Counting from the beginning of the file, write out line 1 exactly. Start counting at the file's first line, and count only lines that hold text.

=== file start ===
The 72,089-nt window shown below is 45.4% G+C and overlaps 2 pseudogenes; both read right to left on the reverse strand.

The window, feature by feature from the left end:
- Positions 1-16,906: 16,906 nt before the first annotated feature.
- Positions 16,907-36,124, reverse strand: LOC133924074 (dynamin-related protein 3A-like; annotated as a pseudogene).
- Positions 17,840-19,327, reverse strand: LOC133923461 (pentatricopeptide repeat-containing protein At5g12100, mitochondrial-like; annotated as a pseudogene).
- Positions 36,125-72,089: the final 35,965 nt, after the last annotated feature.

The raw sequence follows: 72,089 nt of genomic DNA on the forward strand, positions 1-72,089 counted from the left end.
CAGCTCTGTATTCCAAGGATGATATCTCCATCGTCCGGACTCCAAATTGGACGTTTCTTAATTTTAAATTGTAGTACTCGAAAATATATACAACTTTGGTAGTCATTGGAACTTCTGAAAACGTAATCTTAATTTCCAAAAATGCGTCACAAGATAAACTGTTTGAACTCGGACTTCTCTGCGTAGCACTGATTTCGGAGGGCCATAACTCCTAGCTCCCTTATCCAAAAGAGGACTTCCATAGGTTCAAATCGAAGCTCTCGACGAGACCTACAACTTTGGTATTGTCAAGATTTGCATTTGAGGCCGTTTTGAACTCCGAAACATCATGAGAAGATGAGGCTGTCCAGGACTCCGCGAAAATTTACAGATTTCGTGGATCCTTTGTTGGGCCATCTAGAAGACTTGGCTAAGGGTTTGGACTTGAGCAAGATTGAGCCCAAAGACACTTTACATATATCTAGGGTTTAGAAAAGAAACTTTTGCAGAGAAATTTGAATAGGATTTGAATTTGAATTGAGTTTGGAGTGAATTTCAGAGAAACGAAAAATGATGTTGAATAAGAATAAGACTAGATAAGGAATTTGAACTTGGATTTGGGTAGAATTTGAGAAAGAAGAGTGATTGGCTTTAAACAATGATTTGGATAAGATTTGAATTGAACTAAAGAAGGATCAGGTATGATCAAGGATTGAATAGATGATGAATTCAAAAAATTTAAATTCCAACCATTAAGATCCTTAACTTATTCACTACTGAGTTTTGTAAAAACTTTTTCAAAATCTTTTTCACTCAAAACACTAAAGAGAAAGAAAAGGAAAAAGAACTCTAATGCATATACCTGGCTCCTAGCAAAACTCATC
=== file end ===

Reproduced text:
The 72,089-nt window shown below is 45.4% G+C and overlaps 2 pseudogenes; both read right to left on the reverse strand.